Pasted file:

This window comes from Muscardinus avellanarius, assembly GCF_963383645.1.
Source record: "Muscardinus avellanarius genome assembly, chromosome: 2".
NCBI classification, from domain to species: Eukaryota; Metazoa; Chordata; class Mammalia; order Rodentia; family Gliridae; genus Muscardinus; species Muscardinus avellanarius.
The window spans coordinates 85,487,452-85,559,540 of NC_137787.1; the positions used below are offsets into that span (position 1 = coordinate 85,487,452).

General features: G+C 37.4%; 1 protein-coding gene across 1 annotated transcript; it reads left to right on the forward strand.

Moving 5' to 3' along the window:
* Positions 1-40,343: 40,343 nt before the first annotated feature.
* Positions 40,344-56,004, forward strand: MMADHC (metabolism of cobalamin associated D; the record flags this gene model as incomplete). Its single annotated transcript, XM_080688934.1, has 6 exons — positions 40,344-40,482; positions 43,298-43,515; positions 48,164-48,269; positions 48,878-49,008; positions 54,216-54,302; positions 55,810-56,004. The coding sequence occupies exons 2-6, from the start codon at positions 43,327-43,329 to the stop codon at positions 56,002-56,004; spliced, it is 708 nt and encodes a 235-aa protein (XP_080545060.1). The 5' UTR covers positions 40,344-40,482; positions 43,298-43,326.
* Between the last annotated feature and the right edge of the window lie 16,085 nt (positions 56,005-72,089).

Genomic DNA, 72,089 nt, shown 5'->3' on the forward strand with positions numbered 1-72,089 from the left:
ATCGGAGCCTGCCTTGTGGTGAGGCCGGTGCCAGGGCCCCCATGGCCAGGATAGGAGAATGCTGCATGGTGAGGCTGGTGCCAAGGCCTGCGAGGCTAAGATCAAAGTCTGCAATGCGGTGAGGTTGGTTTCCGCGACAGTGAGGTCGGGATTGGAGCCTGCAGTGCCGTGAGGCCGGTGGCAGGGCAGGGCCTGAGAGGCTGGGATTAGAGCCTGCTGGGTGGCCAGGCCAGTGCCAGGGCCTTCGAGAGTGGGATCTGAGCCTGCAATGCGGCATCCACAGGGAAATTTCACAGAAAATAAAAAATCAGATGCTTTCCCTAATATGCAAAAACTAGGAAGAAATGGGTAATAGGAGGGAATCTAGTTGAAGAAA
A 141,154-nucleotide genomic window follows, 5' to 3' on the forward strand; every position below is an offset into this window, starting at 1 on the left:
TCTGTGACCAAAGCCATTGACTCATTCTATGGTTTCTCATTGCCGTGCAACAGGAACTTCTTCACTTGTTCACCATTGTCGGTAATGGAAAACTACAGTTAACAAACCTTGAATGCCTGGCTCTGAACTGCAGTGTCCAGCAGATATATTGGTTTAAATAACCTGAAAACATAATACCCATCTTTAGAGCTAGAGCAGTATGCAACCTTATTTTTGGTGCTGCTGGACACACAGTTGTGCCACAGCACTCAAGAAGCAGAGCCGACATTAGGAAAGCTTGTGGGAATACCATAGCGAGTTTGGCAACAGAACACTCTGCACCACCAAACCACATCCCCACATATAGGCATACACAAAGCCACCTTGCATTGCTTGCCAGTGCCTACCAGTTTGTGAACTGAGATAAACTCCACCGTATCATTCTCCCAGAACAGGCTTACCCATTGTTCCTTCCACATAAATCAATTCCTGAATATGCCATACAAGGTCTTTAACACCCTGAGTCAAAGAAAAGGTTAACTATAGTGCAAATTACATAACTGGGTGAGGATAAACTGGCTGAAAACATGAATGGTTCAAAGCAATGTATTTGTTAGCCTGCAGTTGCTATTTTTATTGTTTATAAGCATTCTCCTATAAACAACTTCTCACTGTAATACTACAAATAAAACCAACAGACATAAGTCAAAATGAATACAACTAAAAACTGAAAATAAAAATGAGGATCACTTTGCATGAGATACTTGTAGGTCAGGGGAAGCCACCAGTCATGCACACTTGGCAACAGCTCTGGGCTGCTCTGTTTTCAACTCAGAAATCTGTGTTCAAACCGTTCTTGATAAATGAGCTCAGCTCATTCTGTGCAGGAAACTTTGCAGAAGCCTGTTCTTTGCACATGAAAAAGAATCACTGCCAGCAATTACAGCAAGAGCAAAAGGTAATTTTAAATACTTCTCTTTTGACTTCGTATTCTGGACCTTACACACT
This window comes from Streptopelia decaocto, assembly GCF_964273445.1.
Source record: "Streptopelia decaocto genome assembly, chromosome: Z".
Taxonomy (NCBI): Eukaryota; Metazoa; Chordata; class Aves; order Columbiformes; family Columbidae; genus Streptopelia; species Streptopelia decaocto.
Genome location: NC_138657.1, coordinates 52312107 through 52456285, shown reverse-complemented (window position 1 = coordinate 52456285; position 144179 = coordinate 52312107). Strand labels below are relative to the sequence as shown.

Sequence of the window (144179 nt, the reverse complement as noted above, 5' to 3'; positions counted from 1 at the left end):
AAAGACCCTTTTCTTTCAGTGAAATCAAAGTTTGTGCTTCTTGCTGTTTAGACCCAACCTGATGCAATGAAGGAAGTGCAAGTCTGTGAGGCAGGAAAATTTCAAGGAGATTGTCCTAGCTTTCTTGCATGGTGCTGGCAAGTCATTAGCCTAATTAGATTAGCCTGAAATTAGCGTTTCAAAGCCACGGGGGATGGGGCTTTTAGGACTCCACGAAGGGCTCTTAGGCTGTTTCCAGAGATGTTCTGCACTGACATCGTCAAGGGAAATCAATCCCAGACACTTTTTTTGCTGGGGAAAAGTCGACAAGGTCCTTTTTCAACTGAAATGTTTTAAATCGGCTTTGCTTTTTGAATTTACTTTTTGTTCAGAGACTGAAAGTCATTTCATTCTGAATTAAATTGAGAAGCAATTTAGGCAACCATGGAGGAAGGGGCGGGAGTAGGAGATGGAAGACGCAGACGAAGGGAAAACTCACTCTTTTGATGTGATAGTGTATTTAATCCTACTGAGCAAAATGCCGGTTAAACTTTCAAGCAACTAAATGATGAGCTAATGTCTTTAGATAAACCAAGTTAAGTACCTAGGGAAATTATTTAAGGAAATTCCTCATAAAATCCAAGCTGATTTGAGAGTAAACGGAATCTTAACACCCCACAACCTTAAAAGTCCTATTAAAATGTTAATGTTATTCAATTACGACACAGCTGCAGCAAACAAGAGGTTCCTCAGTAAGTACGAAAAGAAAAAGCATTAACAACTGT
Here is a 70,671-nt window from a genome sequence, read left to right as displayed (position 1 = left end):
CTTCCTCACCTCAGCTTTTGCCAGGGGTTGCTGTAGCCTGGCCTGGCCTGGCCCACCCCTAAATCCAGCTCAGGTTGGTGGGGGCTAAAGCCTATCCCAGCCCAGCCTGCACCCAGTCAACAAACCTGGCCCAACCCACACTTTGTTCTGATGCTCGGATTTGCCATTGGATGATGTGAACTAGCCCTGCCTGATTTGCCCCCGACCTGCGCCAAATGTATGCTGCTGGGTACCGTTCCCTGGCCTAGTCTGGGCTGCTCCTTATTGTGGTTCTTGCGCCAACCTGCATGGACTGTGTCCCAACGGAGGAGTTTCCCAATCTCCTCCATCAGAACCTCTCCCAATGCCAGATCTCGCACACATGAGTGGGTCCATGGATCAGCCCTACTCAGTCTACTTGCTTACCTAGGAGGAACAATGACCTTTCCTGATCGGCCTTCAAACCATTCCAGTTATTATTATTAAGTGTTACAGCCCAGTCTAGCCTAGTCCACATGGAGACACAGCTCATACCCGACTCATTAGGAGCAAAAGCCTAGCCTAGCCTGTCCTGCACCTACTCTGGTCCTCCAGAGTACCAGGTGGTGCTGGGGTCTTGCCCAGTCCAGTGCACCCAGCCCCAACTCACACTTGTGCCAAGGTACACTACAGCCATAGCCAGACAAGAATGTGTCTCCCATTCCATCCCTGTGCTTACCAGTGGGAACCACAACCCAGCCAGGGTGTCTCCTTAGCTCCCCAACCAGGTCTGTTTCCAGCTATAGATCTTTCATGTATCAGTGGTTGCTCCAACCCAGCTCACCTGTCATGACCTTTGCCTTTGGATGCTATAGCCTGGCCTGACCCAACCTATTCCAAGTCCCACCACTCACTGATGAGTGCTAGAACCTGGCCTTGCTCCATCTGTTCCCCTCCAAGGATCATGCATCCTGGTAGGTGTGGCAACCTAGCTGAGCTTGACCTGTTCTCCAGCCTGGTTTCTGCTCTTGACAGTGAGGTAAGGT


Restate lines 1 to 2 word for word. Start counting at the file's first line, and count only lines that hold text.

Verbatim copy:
This window comes from Muscardinus avellanarius, assembly GCF_963383645.1.
Source record: "Muscardinus avellanarius genome assembly, chromosome: 2".